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Labels, labels, everywhere…

November 17th, 2010 Leave a comment Go to comments

Human nature forces people to simplify, to identify items, categorize them, and to put a label on them. I see this when my wife’s rescue organization (Echo Dogs White Shepherd Rescue) gets a new foster dog. “Oh, that looks like a white german shepherd crossed with a yorkie”.

Romeo

Romeo

Do I really know that Romeo (don’t ask) is has Yorkie in him? No, not for sure. But I look at him and see that he’s certainly part WGS and has a shorter nose and curly, downy fur, so I sort through my mental pictures of dog breeds and come back with a touch of Yorkie. In the future, once he’s found a “forever” home (in rescue terms), I’ll remember him using that mix because that makes it easier for me to recall a picture of him.

I often see this phenomenon manifested in enterprise software through the evaluation and purchasing cycles, typically in the form of “I need an XYZ system to solve this problem.” Ironically, software vendors and analysts often compound the problem through labeling of software solutions. Think of all the Three Letter Acronyms (TLAs) that you might or might not be familiar with: CRM, ERP, BPM(S), ECM, CEP, BPA, BTM, CAS, BRM(S). Why do we, as members of the community, do this to ourselves and to our customers? More often than not it’s out of a desire to explain that something we have is different than the rest of the solutions out there.

Take Adaptive Case Management as an example. Case Management has been around for quite some time in paper and electronic format, and people who do it understand the concept. However the latest generation of solutions represent a huge step forward in terms of user empowerment, flexibility and productivity. So do you call that Case Management? Or come up with a new term like Adaptive (WfMC), Dynamic (Forrester) or something else entirely (various marketing departments)? For the sake of emphasis, an evolutionary name like Adaptive Case Management is intended to say “hey, this is still Case Management as you’ve known it, but significantly more powerful. And for those of you who don’t manage cases, well, this still might help you because it’s about improving knowledge worker productivity, something many businesses face.”

No sooner do you refer to something that is vaguely familiar with a new name then the religious wars start. “BPM can do that and ACM is a naughty boy.” “Case Management is just a part of my CRM solution.” “No, it has documents so it’s part of Enterprise Content Management.” “We’ve had that and ERP and TPS reports in one solution forever, in fact we invented it!” Not only that but the poor individual who says “gee, I think I have something different here” is strapped to the mast and given 50 lashes!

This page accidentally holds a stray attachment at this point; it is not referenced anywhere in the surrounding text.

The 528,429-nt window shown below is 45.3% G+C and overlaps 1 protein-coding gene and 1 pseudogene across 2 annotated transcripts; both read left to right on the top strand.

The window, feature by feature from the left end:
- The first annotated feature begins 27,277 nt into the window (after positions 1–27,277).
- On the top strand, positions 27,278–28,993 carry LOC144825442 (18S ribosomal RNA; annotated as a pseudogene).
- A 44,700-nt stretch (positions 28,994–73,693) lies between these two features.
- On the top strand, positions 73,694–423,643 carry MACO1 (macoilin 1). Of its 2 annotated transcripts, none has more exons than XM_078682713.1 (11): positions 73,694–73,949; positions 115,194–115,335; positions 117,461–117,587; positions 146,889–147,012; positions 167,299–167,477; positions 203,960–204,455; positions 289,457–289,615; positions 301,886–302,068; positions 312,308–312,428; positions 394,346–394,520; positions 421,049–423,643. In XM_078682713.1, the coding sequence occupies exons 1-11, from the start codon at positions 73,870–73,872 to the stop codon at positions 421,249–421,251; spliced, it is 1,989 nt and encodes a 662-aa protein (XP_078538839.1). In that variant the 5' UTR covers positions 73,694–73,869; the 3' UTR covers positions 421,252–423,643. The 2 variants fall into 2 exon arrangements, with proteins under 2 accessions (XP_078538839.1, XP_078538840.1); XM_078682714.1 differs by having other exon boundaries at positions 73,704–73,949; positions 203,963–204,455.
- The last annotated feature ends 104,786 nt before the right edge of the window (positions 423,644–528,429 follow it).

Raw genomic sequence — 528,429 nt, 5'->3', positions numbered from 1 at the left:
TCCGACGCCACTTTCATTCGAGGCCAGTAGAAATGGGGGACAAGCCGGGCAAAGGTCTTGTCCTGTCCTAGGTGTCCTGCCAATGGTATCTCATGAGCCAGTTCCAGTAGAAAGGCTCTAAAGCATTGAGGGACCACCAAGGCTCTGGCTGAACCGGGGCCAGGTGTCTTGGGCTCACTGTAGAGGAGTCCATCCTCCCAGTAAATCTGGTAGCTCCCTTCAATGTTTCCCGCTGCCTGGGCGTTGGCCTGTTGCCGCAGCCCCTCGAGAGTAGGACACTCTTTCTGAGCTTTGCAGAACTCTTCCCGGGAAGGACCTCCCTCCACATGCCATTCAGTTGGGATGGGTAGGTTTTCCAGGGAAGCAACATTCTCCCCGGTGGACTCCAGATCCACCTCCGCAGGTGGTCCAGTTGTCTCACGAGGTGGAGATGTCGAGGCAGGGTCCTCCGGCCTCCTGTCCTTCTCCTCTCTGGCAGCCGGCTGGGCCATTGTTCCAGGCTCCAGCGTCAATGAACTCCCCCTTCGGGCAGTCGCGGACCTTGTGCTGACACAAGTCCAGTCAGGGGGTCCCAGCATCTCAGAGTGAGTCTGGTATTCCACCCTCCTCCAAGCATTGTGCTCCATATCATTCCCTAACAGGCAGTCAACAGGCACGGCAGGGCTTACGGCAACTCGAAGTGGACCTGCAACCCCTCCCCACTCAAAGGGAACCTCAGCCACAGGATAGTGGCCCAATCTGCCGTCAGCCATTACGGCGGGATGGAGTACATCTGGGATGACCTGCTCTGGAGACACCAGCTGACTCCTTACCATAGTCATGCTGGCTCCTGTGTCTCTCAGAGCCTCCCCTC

If I were speaking now rather than writing, and in person rather than behind a keyboard, you’d see I write this with mirth in my voice and a smile on my face rather than frustration and a frown. After all, this IS human nature we’re dealing with here, so it’s completely understandable that people react the way they do.

However there is a real problem with all of these TLAs, which is that they are labels, (il)logical groupings of capabilities created to make it easier to identify solutions to what are perceived as common problems. Do most companies really care what technology is used to drive performance improvements or to realize cost savings? Not in my mind, no. What they care about is that the tools they put in front of their employees, customers and partners don’t handicap their ability to get their job done.

The question I have is how to get around alphabet soup and simply identify and communicate the value of a solution to a business problem? Any thoughts?

Categories: Case Management
  1. November 21st, 2010 at 13:21 | #1

    Hi Tom, I often rave against TLA’s and it is simply useless. As you say it is a human element to try and generalize everything. In software the reason is to a large part to make something comparable that really isn’t. Thus the analysts mostly create those TLAs and then the vendors start feature list wars.

    Maybe at some point in the future it will be en-vogue again to have inhouse IT skills who can actually understand software and deal with a product trial or proof of concept. That is the only time when you find out if it does what is needed.

    Once you do that who cares if it can be generalized under a TLA or not.

    Kind regards, Max

  1. November 17th, 2010 at 11:11 | #1
  2. November 21st, 2010 at 02:20 | #2